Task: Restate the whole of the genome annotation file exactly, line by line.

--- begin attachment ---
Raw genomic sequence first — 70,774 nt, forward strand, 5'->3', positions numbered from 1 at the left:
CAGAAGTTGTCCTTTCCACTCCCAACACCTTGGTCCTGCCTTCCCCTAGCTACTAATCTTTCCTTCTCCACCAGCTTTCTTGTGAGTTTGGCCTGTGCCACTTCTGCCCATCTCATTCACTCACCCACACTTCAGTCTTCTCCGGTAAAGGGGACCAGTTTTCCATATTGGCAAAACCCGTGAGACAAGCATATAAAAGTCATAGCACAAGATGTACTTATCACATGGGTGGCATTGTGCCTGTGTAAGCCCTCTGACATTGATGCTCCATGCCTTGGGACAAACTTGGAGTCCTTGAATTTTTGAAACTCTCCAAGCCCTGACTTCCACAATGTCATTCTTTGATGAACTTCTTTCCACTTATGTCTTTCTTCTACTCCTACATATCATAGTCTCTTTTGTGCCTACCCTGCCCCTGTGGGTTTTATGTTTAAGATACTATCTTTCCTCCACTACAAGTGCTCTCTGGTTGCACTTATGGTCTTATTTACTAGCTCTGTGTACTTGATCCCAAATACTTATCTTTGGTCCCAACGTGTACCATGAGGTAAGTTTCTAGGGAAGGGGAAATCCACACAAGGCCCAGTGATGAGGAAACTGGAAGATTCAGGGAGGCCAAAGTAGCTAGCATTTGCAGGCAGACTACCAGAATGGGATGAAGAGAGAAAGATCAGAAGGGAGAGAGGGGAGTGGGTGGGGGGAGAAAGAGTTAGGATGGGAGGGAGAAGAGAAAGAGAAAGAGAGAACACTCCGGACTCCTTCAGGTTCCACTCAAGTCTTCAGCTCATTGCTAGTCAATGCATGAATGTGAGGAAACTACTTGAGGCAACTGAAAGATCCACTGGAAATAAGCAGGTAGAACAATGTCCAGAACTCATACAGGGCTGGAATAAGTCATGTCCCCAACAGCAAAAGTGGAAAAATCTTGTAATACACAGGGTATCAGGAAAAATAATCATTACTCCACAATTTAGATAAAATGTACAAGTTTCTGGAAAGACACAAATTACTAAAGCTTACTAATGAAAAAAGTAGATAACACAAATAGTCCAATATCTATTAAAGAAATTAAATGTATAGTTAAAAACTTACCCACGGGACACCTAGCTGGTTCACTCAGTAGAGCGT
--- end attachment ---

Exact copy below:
Raw genomic sequence first — 70,774 nt, forward strand, 5'->3', positions numbered from 1 at the left:
CAGAAGTTGTCCTTTCCACTCCCAACACCTTGGTCCTGCCTTCCCCTAGCTACTAATCTTTCCTTCTCCACCAGCTTTCTTGTGAGTTTGGCCTGTGCCACTTCTGCCCATCTCATTCACTCACCCACACTTCAGTCTTCTCCGGTAAAGGGGACCAGTTTTCCATATTGGCAAAACCCGTGAGACAAGCATATAAAAGTCATAGCACAAGATGTACTTATCACATGGGTGGCATTGTGCCTGTGTAAGCCCTCTGACATTGATGCTCCATGCCTTGGGACAAACTTGGAGTCCTTGAATTTTTGAAACTCTCCAAGCCCTGACTTCCACAATGTCATTCTTTGATGAACTTCTTTCCACTTATGTCTTTCTTCTACTCCTACATATCATAGTCTCTTTTGTGCCTACCCTGCCCCTGTGGGTTTTATGTTTAAGATACTATCTTTCCTCCACTACAAGTGCTCTCTGGTTGCACTTATGGTCTTATTTACTAGCTCTGTGTACTTGATCCCAAATACTTATCTTTGGTCCCAACGTGTACCATGAGGTAAGTTTCTAGGGAAGGGGAAATCCACACAAGGCCCAGTGATGAGGAAACTGGAAGATTCAGGGAGGCCAAAGTAGCTAGCATTTGCAGGCAGACTACCAGAATGGGATGAAGAGAGAAAGATCAGAAGGGAGAGAGGGGAGTGGGTGGGGGGAGAAAGAGTTAGGATGGGAGGGAGAAGAGAAAGAGAAAGAGAGAACACTCCGGACTCCTTCAGGTTCCACTCAAGTCTTCAGCTCATTGCTAGTCAATGCATGAATGTGAGGAAACTACTTGAGGCAACTGAAAGATCCACTGGAAATAAGCAGGTAGAACAATGTCCAGAACTCATACAGGGCTGGAATAAGTCATGTCCCCAACAGCAAAAGTGGAAAAATCTTGTAATACACAGGGTATCAGGAAAAATAATCATTACTCCACAATTTAGATAAAATGTACAAGTTTCTGGAAAGACACAAATTACTAAAGCTTACTAATGAAAAAAGTAGATAACACAAATAGTCCAATATCTATTAAAGAAATTAAATGTATAGTTAAAAACTTACCCACGGGACACCTAGCTGGTTCACTCAGTAGAGCGT